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|Back to Home > Content > Interviews > So What Do You Do, Dan Savage, Nationally Syndicated Sex Columnist?|
Savage has been fascinated by the topic of sex since his days as a gay teen reading his brother's stolen copies of Penthouse (for the articles, of course). So, when a chance meeting with the founders of Seattle alt-weekly The Stranger led to a job offer for an advice column, the recent grad quickly packed up his things in Madison, Wis. and headed west.
Now, with a mix of Ann Landers meets Xaviera Hollander, Savage has been doling out sex advice for young and old, gay or straight for more than 20 years. His column is syndicated in over 60 newspapers and featured in a weekly podcast, his It Gets Better Project has helped countless gay teens cope with bullying, and even MTV tapped him to bring his trademark wit to college campuses for Savage U.
Surprisingly, getting young people to discuss their sex lives is a lot easier than you might imagine. "Try not to get them to open up about their sex lives on camera," Savage told us. "That would be the real trick."
Name: Dan Savage
Since The Stranger launched in 1991, how do you think media coverage of sex and homosexuality has changed?
Hopefully, a lot has changed since when you could get fired as Surgeon General for mentioning that people masturbate. I feel like people are much more realistic when they write about sex in the media, and talking about sex is much more of an acknowledgement. It's still a little schizoid. When I started writing "Savage Love," one of my goals was to write a column about sex using the language and the sense of humor that people typically use when they talk about sex with their friends. There seemed to be one way we all discussed sex privately and amongst friends and another way it was written about. People weren't writing about the sex we were actually having but this kind of pre-agreed-to idea of the sex that everyone ought to be having even though anybody wasn't.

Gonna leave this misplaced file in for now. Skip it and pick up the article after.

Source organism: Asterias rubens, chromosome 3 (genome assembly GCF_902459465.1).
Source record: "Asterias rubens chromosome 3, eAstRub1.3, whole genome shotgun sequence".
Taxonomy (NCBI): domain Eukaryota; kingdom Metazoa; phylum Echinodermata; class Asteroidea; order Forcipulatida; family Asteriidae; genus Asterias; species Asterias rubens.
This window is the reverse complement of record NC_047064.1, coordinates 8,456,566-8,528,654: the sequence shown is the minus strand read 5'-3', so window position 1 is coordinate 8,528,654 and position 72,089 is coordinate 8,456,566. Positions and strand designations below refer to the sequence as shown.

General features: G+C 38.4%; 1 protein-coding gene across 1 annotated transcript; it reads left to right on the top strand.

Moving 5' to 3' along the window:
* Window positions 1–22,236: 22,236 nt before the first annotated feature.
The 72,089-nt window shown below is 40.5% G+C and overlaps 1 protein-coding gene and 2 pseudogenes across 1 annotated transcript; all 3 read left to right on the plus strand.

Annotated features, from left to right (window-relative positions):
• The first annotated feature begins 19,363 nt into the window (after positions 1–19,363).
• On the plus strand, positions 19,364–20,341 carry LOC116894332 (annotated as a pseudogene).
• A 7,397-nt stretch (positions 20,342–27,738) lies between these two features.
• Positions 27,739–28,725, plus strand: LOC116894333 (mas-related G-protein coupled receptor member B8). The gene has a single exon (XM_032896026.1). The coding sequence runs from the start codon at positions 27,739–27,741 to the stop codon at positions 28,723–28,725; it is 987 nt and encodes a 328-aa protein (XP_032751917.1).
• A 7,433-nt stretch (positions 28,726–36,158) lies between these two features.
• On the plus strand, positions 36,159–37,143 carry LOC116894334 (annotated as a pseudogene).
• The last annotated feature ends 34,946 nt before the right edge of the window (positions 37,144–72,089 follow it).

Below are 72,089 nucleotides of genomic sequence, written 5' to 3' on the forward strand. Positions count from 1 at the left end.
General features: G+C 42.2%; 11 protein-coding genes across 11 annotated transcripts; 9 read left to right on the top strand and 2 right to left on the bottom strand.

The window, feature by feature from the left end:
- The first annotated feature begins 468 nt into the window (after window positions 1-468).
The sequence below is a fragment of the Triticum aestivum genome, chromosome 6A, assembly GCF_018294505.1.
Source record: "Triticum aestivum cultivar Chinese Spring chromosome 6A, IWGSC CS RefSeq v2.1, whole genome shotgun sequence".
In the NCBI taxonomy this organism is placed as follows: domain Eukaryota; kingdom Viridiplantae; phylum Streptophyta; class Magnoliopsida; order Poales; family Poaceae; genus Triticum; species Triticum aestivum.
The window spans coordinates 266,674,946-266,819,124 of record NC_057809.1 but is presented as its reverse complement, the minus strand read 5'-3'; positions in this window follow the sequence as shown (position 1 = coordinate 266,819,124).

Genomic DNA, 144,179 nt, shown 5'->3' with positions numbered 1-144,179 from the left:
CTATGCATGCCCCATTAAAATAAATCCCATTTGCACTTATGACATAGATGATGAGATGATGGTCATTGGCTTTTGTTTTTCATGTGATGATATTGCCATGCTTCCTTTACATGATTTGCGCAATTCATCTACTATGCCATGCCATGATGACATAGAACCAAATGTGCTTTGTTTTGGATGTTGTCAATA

I think there's a lot more realism out there about sex then there was 21 years ago. When I started the column 21 years ago, The Village Voice wouldn't pick it up because it was too dirty for New York, which was saying something. I was writing this column for kinky, rainy Seattle, and the then editor of the Chicago Reader told me that if I wanted to be in the Chicago Reader I had to write less about anal sex. I think that has changed and the Internet helped change it, because suddenly there was this place for sex writing without the gatekeepers and this paranoia that some child somewhere might pick up this newspaper.